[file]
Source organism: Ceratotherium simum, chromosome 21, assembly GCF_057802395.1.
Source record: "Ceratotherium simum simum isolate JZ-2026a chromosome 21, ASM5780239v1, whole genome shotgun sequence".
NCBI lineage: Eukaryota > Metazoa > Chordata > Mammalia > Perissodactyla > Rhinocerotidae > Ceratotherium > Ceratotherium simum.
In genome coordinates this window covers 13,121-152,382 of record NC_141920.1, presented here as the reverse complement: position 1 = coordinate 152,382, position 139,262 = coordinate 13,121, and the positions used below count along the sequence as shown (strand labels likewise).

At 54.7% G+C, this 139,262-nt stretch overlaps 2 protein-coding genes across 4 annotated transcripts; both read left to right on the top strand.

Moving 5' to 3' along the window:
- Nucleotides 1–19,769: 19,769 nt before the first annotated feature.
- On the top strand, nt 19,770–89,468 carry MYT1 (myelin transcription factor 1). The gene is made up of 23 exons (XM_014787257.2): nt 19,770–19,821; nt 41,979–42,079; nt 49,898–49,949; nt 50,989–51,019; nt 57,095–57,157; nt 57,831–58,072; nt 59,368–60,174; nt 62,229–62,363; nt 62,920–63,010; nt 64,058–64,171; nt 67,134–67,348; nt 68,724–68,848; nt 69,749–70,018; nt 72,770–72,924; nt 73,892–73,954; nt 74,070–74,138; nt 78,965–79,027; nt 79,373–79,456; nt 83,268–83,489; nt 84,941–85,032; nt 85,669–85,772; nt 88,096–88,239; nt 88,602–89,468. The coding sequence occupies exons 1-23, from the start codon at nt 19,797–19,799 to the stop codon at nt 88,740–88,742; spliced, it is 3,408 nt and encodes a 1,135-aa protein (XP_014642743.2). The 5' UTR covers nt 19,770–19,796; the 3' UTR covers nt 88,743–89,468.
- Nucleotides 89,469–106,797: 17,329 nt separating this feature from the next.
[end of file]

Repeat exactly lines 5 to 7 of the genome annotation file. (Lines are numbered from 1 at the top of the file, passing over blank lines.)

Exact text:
At 54.7% G+C, this 139,262-nt stretch overlaps 2 protein-coding genes across 4 annotated transcripts; both read left to right on the top strand.

Moving 5' to 3' along the window:
- Nucleotides 1–19,769: 19,769 nt before the first annotated feature.